7. Until about 5 years ago, whenever I felt I did something wrong or hurt someone’s feelings in some way, I had to carve a cross on one of my arms. I have stopped myself from this compulsion since then, but I still occasionally feel the need to do it.
8. When I watch TV, the volume has to be set to an even number or I can’t watch it at all.
9. When I am on the computer, I have a system of places I visit and things I do in a certain order. Everything is saved to favorites because otherwise I feel lost and out of control.
10. When I am in public, I cannot face anyone I don’t know because of the germ factor. I feel as if they may sneeze or breathe some sort of germs on me and I’ll get sick.
11. If something is in the refrigerator for 2 days, I cannot consume it. It can only be in there 1 day.
12. As much as it is a trend online to type words without caps where they should ordinarily apply, I cannot do it. OCD kicks in and makes me fix it even if nobody cares.
13. When my hair is long, I constantly make sure none of it is between my neck and shirt. It’s almost like a twitch that I cannot control. The feel of the hair stuck inside my shirt makes my skin crawl.
14. When I buy things, I have to buy even amounts of each item, or a total even amount of all of it. Like I cannot buy 3 things period. I could buy 2 or 4, but not 3 or 7.
15. When I listen to music, I assign colors to different tones. When I listen to it, I can see colors changing in my mind as the music changes, almost like you see on the Windows Media Player Visualizations.
16. Whenever I sit down anywhere, anything I might have with me like a drink or cigarettes has to be to my left, even though I am right handed.
17. Before my dog died at age 15, I could not give her uneven numbers of treats like biscuits, which in time was passed on to her so that if anyone in the family gave her an uneven number, she would actually sit and wait until they were even before she would take them.
18. When I go out in public and have to enter a building with several automatic doors, I cannot pass through the right side.
19. If the phone rings, first I panic thinking it’s something bad, then if I have to answer it I wait for an even amount of rings.
20. I am very light sensitive. If our curtains are closed and even so much as a smidge of light gets in, I have to hot glue the curtain to the wall so that the light cannot seep through that area.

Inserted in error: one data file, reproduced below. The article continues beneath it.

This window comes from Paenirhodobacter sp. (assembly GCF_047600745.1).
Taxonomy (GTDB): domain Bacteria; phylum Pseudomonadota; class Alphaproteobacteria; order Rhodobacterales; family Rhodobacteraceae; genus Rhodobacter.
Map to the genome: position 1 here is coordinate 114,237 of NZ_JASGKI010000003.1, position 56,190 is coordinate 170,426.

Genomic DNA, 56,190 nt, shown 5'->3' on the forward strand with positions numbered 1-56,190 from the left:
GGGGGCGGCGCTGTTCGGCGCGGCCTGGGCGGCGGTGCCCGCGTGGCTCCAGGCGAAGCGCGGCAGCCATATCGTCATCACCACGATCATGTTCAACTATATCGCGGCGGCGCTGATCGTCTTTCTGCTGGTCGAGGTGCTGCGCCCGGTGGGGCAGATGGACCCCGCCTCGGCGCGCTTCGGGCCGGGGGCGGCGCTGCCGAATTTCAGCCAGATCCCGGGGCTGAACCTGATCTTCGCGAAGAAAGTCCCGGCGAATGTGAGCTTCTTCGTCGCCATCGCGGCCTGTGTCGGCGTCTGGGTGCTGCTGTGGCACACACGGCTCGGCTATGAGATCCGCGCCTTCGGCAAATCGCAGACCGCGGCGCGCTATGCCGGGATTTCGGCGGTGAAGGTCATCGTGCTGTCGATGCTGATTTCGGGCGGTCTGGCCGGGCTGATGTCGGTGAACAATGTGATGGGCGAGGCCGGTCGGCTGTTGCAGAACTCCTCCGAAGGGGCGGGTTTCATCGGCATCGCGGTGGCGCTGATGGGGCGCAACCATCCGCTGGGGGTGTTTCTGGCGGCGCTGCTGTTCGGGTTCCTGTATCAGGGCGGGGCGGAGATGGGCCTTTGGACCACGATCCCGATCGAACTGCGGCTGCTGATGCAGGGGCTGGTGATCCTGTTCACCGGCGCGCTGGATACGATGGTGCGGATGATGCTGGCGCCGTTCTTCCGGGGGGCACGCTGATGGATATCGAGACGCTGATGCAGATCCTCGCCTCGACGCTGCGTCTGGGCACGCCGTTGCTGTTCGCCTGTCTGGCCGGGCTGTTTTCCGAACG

Now although I have OCD, I also have a Cavernous Angioma of the Temporal Lobe which can add to the OCD making it much worse than it might have been without the CA. So take this in mind when you read my list. Not everyone with OCD will have the same symptoms and problems. Cavernous Angiomas of the Temporal Lobe can cause a person to hear voices and sounds that aren’t there and they can cause you to have visual disturbances making you think you see something that isn’t really there. and smell something burning when nothing is. CA’s can also cause inappropriate behavior vocally, so this really doesn’t help the OCD at all.
Most of mine seem to be number, germ and alignment issues with a few oddballs mixed in. I am very aware of them and I live each day hoping that at least one will fade away so that I feel more at ease, but in most cases it is only replaced by another.
I would love to see more study done on OCD and ways of dealing with it other than medicating people. I understand that medications can help ease the intrusive thoughts and feelings, but I also feel that medication only masks the true problem behind the OCD.
Even though I have not been seen by any counselors regarding my OCD tendencies, I am pretty sure that I know where most of them come from and have been trying through the years to eradicate the root of them. Many things went on in my life that could have triggered them, some not so grand, others were horribly traumatic, but everyone in this world has their fair share of these events in their lives. Not all will end up with OCD due to these events, which leads me to the question of why some people are more susceptible to it than others? Is it something chemically unstable in some people and not others? Or is it more about the way they were raised? Could it be a combination of the afore mentioned? I have no clue, but I do know this for sure. OCD will run your life like a monkey inside your brain with a cattle prod. It takes a normal person and makes them appear insane, irrational, quirky or whatever you might call it. It can be very embarrassing in public and it can make you the brunt of many jokes. In short, OCD hurts and I wouldn’t wish it on anyone.